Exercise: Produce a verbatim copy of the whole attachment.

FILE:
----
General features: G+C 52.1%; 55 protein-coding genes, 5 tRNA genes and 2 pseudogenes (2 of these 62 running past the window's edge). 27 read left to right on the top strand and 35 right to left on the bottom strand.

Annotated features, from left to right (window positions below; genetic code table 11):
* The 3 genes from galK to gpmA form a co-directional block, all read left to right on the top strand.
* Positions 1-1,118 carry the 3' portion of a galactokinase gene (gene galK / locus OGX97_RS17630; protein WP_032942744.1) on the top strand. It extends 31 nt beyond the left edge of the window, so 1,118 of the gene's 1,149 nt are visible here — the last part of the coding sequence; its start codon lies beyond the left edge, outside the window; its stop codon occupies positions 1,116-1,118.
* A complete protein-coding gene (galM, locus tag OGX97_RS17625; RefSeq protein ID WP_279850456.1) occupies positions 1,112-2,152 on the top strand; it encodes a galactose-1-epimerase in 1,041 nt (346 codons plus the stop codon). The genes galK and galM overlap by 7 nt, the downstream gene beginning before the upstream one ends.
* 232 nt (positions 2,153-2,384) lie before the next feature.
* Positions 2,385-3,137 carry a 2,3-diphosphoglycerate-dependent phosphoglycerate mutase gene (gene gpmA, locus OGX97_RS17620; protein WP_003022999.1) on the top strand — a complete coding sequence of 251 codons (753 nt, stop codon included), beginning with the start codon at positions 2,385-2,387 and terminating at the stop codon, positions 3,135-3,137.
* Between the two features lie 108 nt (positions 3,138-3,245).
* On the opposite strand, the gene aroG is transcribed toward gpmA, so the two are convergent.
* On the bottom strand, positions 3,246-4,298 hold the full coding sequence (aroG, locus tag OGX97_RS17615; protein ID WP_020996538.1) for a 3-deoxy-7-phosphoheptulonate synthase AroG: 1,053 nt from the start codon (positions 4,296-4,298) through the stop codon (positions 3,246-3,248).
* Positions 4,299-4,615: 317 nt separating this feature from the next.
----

General features: G+C 52.1%; 55 protein-coding genes, 5 tRNA genes and 2 pseudogenes (2 of these 62 running past the window's edge). 27 read left to right on the top strand and 35 right to left on the bottom strand.

Annotated features, from left to right (window positions below; genetic code table 11):
* The 3 genes from galK to gpmA form a co-directional block, all read left to right on the top strand.
* Positions 1-1,118 carry the 3' portion of a galactokinase gene (gene galK / locus OGX97_RS17630; protein WP_032942744.1) on the top strand. It extends 31 nt beyond the left edge of the window, so 1,118 of the gene's 1,149 nt are visible here — the last part of the coding sequence; its start codon lies beyond the left edge, outside the window; its stop codon occupies positions 1,116-1,118.
* A complete protein-coding gene (galM, locus tag OGX97_RS17625; RefSeq protein ID WP_279850456.1) occupies positions 1,112-2,152 on the top strand; it encodes a galactose-1-epimerase in 1,041 nt (346 codons plus the stop codon). The genes galK and galM overlap by 7 nt, the downstream gene beginning before the upstream one ends.
* 232 nt (positions 2,153-2,384) lie before the next feature.
* Positions 2,385-3,137 carry a 2,3-diphosphoglycerate-dependent phosphoglycerate mutase gene (gene gpmA, locus OGX97_RS17620; protein WP_003022999.1) on the top strand — a complete coding sequence of 251 codons (753 nt, stop codon included), beginning with the start codon at positions 2,385-2,387 and terminating at the stop codon, positions 3,135-3,137.
* Between the two features lie 108 nt (positions 3,138-3,245).
* On the opposite strand, the gene aroG is transcribed toward gpmA, so the two are convergent.
* On the bottom strand, positions 3,246-4,298 hold the full coding sequence (aroG, locus tag OGX97_RS17615; protein ID WP_020996538.1) for a 3-deoxy-7-phosphoheptulonate synthase AroG: 1,053 nt from the start codon (positions 4,296-4,298) through the stop codon (positions 3,246-3,248).
* Positions 4,299-4,615: 317 nt separating this feature from the next.